3

I have a database with two tables:

public class A {
    public string Name { get; set; }
    public int Id { get; set; }
}

public class B {
    public int Id { get; set; }
    public bool Prop1 { get; set; }
    public bool Prop2 { get; set; }
    public bool Prop3 { get; set; }
    public bool Prop4 { get; set; }
}

public class DataContext : DbContext {
    DbSet<A> Table1 { get; set: }
    DbSet<B> Table2 { get; set; }
}

I want to write function, which will take as parameter "Prop1", "Prop2", ... , "PropX" and return appropriate rows from Table1. Something like this:

public List<A> GetByProp(string prop) {
    var result = new List<A>();

    using (var db = new DataContext()) {
        result = db.Table1.Join(db.Table2, t1=>t1.Id, t2=>t2.Id, (t1,t2)=>new {t1,t2}).
                           Where(????????). //t=>t.t2.prop == true
                           Select(t=>t.t2);

    }
    return result;
}

What is a proper way to do this?

I've tried to use Expression Tree, but I got stucked their...

  1. How to build expression with two dots? (t.t2.prop == true)

  2. How can I pass anonymous type (which Join() generates) to generic

    var p = Expression.Parameter(typeof(???), t2); //??? - anonymous class
    var t = Expression.Constant(true, typeof(bool));
    var e = Expression.Equal(p, t);
    var l = Expression.Lambda<Func<???, bool>>(e, p);
    
  • 1
    This is for OrderBy but can be a starting point. – L.B Jan 12 '14 at 17:35
  • Do you need the property parameter to be a string? Can it be an expression instead? – Magnus Jan 12 '14 at 18:09
  • It can be expression – Michael Jan 12 '14 at 18:37
2

How about placing the condition as a part of Join method source?

With that approach your condition requires Expression<Func<B, true>> and you can easily make one using Expression Tree.

List<T> result;

var param = Expression.Parameter(typeof(B), "x");
var trueExp = Expression.Constant(true);
var condition = Expression.Equal(Expression.Property(param, prop), trueExp);
var whereLambda = Expression.Lambda<Func<B, bool>>(condition, param);

using (var db = new DataContext())
{
    result = db.Table1
               .Join(db.Table2.Where(whereLambda),
                     t1 => t1.Id,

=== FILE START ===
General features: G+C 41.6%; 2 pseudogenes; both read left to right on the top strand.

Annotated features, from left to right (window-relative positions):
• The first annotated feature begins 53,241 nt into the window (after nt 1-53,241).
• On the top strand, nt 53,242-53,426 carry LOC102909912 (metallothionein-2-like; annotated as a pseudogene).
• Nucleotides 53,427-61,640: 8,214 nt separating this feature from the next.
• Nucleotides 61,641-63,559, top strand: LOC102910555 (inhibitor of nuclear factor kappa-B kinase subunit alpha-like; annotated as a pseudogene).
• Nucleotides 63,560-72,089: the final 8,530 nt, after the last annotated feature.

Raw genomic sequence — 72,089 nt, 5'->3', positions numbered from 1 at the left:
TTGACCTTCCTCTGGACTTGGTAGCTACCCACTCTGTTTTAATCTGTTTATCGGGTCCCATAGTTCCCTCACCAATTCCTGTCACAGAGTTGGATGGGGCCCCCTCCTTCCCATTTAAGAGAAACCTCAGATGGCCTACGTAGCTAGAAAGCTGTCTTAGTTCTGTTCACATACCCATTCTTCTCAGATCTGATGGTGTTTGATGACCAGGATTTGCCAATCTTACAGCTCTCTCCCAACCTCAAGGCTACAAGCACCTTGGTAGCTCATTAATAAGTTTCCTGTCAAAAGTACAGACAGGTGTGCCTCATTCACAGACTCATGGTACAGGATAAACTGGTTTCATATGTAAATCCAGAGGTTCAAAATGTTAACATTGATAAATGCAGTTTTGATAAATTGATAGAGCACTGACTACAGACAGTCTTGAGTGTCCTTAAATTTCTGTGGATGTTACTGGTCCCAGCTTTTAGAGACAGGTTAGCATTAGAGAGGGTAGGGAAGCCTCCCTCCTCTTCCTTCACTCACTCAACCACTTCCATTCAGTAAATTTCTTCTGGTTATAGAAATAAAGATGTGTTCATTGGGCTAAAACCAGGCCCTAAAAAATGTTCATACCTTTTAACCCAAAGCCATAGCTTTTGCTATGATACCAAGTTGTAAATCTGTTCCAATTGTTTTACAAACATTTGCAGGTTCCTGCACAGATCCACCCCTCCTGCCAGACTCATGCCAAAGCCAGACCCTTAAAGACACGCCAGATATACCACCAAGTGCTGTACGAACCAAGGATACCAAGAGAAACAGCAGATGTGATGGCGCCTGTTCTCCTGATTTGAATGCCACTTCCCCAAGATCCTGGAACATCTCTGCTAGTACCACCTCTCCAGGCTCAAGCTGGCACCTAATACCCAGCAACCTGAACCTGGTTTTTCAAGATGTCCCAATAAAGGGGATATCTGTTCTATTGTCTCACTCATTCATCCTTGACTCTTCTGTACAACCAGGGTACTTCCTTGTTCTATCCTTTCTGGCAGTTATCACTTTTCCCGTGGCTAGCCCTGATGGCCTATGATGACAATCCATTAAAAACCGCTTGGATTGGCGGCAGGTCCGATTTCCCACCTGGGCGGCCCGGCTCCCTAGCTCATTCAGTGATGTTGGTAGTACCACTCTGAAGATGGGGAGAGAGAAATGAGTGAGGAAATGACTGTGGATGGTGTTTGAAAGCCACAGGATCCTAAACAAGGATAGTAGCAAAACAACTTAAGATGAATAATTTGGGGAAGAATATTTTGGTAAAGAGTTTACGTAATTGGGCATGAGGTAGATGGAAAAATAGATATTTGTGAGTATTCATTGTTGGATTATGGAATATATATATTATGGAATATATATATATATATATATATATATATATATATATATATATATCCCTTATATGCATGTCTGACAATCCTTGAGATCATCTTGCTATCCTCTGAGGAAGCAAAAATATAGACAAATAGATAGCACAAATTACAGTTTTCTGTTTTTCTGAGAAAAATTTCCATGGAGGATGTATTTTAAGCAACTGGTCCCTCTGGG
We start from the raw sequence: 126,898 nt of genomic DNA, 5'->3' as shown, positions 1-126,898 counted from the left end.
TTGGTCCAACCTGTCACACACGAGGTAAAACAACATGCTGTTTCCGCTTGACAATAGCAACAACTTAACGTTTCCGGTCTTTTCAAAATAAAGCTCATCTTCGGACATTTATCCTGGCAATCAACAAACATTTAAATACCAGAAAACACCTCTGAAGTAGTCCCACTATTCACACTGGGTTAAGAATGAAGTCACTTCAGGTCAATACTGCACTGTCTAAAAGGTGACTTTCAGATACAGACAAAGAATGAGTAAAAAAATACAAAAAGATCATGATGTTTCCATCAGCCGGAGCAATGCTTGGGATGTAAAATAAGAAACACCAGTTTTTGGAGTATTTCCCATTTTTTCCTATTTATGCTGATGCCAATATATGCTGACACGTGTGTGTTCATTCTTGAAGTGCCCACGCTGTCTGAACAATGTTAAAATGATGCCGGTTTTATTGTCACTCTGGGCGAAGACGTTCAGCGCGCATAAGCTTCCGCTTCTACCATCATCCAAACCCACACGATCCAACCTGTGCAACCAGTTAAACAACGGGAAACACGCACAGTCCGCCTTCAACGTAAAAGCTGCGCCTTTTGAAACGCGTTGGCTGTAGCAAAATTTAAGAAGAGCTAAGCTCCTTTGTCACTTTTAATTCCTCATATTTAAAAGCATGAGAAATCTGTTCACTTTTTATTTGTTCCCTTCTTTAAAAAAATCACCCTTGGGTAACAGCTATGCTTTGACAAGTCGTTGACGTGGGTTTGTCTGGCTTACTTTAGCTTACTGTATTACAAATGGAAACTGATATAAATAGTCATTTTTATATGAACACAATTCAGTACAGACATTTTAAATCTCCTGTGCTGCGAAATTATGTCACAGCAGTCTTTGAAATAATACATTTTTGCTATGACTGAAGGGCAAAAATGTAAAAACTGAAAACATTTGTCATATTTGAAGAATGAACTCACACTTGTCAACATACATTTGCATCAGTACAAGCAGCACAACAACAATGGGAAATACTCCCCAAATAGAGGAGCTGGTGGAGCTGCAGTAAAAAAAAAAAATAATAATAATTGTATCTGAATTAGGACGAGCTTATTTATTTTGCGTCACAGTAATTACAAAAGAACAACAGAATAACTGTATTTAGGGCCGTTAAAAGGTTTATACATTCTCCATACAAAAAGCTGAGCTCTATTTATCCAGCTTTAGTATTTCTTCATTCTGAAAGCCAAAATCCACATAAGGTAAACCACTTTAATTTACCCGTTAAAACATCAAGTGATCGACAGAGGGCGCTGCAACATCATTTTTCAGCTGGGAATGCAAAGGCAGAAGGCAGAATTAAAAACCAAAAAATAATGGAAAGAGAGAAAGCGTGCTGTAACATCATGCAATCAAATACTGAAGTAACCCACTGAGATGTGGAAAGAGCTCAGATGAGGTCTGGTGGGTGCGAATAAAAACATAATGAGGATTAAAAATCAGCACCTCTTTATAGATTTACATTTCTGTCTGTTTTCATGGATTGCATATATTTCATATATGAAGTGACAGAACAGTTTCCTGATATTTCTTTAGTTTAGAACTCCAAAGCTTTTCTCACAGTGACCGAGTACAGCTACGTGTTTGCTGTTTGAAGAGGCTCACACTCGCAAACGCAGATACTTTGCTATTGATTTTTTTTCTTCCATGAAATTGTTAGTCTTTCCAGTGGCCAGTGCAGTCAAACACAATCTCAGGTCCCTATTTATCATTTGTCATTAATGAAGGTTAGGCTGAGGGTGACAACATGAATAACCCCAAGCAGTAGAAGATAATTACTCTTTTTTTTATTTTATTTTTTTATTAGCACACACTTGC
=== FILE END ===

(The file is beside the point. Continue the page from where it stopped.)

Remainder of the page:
t2 => t2.Id,
                     (t1, t2) => new { t1, t2 })
               .Select(t => t.t1)
               .ToList();
}
return result;

Update

If you want to follow your initial design you should make the compiler infer your anonymous type:

public static Expression<Func<T, bool>> GetPropertyCondition<T>(T source, string prop)
{
    var param = Expression.Parameter(typeof(T), "x");
    var trueExp = Expression.Constant(true);
    var condition = Expression.Equal(
                        Expression.Property(
                            Expression.Property(param, "t2"), prop),
                            trueExp);
    var whereLambda = Expression.Lambda<Func<T, bool>>(condition, param);
    return whereLambda;
}

and you can call it like that:

var result = new List<A>();

var anonymous = new { t1 = (A)null, t2 = (B)null };
var condition = GetPropertyCondition(anonymous, prop);

using (var db = new DataContext())
{
    result = db.Table1.AsQueryable()
               .Join(db.Table2.AsQueryable(), t1 => t1.Id, t2 => t2.Id, (t1, t2) => new { t1, t2 })
               .Where(condition)
               .Select(t => t.t1)
               .ToList();
}
return result;

it uses the fact, that every anonymous type object with the same set of properties (both property name and property type have to match) within the assembly share the same underlying anonymous class. So typeof(anonymous) here matches type returned by Join extension method.

  • Thank you for response. I'll try this tomorrow at work)) – Michael Jan 12 '14 at 18:31

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